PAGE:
Two lawyers representing retail giant Kmart are seeking to transfer a
Pennsylvania man’s discrimination lawsuit against their client from state to federal court.
Todd Alan Ewan and Christin Choi, attorneys with the Radnor, Pa. law firm of Fisher & Phillips, filed a notice of removal on Dec. 11 at the U.S. District Court seeking to have John Westerman’s civil action transferred to that judicial venue.
Westerman, who lives in Levittown, Bucks County, is suing Illinois-based Kmart Corp. for disability and age discrimination.
According to his complaint, which was filed on Nov. 20 at the Philadelphia Court of Common Pleas by Philadelphia attorney Robert Land, Westerman, who began working for the defendant in late 2002, and served as its department manager of the distribution center, suffered an abdominal hernia a few days before Christmas in 2007.
The plaintiff continued to work with the injury, which happened while on the clock, but the pain became “unbearable” by February 2008, and he went to see a doctor, who advised the man he would need surgery to repair the tear in his stomach wall.
The complaint says that Westerman’s post-surgical course was “stormy,” and additional surgeries were necessary to alleviate the problem.
This required Westerman to occasionally miss work between March 2008 and March 2009, the lawsuit states.
When the plaintiff returned to work on March 10, 2009, he did not require special accommodations, but still had some gastrointestinal symptoms, which required him to make frequent trips to the bathroom.
Under doctor’s orders, Westerman also had restrictions on heavy lifting, the record shows.
“Upon return from a year’s hiatus, defendant treated plaintiff as an accident waiting to happen and as ‘damaged goods’ and put him on ‘transitional’ pay status four days after he returned to work,” the complaint reads.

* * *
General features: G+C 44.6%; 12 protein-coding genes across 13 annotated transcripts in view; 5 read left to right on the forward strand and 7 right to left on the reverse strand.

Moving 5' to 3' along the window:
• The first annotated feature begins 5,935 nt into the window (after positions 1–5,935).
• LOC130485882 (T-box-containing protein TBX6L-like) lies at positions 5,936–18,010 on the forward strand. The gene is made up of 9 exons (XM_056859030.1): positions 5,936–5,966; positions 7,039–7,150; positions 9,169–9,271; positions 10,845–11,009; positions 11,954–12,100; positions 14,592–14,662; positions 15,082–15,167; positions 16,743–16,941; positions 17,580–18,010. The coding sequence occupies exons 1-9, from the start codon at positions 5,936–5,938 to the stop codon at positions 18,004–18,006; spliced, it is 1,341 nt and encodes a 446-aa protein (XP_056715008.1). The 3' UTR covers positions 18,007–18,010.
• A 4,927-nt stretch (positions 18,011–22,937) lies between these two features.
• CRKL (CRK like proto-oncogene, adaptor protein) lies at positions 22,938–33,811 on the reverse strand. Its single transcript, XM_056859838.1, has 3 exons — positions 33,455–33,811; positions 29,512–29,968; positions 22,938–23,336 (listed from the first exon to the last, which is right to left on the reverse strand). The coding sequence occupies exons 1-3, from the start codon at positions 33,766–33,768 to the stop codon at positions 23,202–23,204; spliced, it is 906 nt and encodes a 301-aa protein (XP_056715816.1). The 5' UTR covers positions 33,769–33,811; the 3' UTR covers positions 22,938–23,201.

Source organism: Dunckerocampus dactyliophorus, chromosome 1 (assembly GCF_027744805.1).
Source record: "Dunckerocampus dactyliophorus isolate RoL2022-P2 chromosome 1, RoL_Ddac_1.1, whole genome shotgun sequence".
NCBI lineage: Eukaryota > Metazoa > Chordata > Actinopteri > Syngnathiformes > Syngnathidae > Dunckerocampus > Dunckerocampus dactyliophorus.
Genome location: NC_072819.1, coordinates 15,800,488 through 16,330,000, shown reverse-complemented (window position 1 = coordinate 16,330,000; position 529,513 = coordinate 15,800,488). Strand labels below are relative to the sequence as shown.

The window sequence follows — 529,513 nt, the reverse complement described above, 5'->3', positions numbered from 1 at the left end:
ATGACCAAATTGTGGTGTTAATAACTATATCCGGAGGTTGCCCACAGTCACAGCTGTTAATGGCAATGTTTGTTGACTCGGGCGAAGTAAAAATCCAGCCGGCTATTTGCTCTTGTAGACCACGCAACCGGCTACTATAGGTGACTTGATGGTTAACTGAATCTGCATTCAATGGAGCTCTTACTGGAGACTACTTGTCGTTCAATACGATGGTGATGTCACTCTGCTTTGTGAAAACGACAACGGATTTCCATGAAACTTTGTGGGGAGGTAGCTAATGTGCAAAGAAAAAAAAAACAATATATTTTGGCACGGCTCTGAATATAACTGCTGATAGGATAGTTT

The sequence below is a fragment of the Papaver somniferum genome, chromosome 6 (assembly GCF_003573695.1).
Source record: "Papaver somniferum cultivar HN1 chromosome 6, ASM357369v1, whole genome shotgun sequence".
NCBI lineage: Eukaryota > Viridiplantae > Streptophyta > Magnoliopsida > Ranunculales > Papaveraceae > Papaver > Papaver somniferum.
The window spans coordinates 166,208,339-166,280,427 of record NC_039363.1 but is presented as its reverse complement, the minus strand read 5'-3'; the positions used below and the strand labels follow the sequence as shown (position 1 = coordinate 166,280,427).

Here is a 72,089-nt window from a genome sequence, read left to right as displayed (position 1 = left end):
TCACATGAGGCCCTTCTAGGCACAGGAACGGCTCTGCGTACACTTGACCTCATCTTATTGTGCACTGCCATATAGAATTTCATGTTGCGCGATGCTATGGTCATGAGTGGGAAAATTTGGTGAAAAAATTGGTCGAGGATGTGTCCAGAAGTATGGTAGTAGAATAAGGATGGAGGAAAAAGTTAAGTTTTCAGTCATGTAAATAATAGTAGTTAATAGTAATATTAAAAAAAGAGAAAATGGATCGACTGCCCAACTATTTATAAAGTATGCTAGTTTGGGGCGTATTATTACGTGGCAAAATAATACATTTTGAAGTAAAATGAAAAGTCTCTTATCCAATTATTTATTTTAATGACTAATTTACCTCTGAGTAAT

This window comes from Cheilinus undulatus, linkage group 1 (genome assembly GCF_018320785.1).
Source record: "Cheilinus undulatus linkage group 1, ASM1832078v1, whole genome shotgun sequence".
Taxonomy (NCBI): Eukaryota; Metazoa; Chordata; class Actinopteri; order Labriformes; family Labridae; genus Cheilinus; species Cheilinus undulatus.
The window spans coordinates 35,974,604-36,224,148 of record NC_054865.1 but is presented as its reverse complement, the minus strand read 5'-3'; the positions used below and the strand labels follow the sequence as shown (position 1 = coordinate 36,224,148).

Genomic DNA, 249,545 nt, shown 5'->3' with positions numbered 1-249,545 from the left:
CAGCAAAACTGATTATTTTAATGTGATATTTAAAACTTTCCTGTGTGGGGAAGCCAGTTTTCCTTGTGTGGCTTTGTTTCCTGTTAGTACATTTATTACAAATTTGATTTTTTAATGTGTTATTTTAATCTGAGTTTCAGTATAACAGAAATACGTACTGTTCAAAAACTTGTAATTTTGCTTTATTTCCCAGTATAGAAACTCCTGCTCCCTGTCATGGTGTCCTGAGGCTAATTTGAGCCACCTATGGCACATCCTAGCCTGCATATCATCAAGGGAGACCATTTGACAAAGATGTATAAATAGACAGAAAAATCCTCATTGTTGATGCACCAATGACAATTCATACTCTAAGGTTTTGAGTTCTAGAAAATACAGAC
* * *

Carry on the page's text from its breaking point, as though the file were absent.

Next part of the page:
The so-called “transition,” the lawsuit states, led to Westerman’s termination on March 24, 2009.
The plaintiff says his supervisors told him that he was being let go due to a reduction in the defendant’s workforce, though he claims that younger staff with less “experience and zeal were not affected by the reduction.”
“In fact, younger persons assumed his pre-injury duties,” the complaint states.
Westerman, who was 47 at the time of his firing, claims that age was a “substantial determining factor” in the defendant’s decision to terminate his employment.
The plaintiff also claims his “resolving disability,” or his recovery from three abdominal surgical procedures that resulted in high weight-lifting restrictions, was a determining factor in the company’s decision to fire him from his position.
Kmart is accused of violating the Pennsylvania Human Rights Act.
In the defense removal notice, attorneys Ewan and Choi wrote that the matter belongs in federal court since it appears to assert violations of federal discrimination laws in addition to the state law claim.
The lawyers also wrote that the amount in controversy exceeds $75,000, the threshold for federal court jurisdiction.
Westerman says he is seeking unspecified compensatory damages, back pay with interest, front pay, attorney’s fees, expert witness fees, litigation costs and other relief.
The federal case number is 2:13-cv-07206-GP and the state case ID number is 130801752.